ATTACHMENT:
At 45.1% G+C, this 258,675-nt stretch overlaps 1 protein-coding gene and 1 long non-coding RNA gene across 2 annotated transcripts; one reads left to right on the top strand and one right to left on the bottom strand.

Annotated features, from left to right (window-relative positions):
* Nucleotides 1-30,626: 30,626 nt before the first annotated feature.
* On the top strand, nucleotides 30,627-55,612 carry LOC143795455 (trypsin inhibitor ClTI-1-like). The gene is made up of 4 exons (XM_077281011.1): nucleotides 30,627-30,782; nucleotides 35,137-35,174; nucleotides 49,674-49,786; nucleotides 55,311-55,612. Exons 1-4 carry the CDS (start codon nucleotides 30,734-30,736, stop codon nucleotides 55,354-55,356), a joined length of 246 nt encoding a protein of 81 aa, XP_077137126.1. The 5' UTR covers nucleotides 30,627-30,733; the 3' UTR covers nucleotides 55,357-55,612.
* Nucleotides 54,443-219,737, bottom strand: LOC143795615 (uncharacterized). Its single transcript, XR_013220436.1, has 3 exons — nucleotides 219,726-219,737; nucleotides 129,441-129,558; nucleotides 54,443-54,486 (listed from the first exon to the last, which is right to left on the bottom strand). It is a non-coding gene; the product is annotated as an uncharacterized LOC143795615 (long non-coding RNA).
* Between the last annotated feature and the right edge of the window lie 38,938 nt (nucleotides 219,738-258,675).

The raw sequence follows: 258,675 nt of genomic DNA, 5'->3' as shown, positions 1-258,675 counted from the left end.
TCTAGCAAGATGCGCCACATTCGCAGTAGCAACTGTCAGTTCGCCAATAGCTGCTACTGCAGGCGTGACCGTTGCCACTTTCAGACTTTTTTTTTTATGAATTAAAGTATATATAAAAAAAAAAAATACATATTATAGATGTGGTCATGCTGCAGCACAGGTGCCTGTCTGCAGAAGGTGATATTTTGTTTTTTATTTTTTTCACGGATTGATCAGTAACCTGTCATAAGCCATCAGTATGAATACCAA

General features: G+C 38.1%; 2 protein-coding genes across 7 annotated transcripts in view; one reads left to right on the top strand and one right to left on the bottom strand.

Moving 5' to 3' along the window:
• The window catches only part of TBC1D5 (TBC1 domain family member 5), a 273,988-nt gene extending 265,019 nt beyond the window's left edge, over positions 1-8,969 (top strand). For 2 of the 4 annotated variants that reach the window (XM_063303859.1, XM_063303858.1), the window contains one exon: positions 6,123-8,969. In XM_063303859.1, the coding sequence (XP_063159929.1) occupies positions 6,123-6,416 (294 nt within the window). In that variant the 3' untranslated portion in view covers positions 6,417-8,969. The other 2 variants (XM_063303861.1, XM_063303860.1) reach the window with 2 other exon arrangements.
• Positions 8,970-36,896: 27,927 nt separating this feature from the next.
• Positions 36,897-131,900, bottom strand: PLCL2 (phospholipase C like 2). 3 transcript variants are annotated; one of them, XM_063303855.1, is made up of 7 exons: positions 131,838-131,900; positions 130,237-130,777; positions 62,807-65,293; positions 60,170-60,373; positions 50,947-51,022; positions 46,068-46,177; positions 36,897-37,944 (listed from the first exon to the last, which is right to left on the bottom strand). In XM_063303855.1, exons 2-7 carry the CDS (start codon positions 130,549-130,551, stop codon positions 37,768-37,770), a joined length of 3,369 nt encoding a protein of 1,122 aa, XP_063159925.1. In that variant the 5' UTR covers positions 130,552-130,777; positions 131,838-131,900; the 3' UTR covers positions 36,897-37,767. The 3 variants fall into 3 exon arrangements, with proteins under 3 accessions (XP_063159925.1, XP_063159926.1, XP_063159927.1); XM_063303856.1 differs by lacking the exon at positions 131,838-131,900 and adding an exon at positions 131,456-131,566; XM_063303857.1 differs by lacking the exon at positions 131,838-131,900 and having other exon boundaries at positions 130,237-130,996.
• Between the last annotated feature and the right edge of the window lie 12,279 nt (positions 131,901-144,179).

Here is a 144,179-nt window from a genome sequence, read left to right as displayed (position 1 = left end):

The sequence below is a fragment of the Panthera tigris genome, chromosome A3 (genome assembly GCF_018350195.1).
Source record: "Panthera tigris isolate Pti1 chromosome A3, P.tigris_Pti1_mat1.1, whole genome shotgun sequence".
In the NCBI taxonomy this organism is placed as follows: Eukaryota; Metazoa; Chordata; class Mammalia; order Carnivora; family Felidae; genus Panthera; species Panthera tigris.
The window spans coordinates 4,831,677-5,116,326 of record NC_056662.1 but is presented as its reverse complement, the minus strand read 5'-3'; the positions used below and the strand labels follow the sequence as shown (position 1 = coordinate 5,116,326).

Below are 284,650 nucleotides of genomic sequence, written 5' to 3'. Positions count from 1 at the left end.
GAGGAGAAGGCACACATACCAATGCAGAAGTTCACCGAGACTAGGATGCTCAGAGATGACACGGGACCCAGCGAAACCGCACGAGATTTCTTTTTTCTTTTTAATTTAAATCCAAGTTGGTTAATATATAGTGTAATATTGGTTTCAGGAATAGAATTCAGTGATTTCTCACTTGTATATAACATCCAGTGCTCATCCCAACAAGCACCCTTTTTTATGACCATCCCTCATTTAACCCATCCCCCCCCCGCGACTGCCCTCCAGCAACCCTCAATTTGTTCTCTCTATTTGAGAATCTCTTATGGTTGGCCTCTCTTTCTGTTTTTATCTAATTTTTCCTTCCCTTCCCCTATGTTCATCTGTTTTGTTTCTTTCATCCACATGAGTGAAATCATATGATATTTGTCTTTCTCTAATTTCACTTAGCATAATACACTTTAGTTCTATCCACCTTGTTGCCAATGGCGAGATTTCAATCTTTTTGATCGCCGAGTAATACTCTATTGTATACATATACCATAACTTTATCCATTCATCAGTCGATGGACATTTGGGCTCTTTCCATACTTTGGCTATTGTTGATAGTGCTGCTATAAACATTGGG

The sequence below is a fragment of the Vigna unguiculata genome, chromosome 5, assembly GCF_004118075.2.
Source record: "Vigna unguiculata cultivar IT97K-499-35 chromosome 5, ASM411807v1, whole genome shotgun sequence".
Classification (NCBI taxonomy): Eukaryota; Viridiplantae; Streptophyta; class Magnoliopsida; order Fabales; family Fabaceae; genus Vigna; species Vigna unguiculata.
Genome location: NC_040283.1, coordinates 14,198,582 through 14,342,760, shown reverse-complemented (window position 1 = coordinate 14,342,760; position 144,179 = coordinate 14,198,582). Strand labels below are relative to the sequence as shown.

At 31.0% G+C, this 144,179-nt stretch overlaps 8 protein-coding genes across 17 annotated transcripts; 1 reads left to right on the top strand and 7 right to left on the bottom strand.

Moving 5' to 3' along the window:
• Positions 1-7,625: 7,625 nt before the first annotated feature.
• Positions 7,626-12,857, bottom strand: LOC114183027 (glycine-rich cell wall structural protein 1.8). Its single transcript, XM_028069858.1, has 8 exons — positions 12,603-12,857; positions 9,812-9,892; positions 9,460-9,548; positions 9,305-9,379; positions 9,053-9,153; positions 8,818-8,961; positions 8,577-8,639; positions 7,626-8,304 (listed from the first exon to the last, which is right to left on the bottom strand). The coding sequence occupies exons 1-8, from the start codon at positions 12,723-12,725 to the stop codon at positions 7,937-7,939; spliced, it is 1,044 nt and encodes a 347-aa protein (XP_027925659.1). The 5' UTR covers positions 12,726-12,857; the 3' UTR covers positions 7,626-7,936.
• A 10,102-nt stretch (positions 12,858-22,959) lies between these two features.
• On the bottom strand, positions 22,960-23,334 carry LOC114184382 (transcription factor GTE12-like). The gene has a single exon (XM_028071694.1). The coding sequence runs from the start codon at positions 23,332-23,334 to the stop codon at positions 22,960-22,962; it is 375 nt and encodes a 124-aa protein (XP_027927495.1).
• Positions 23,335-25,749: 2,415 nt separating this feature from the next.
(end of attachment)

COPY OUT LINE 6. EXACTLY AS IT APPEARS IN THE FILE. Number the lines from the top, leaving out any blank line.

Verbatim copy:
* Between the last annotated feature and the right edge of the window lie 38,938 nt (nucleotides 219,738-258,675).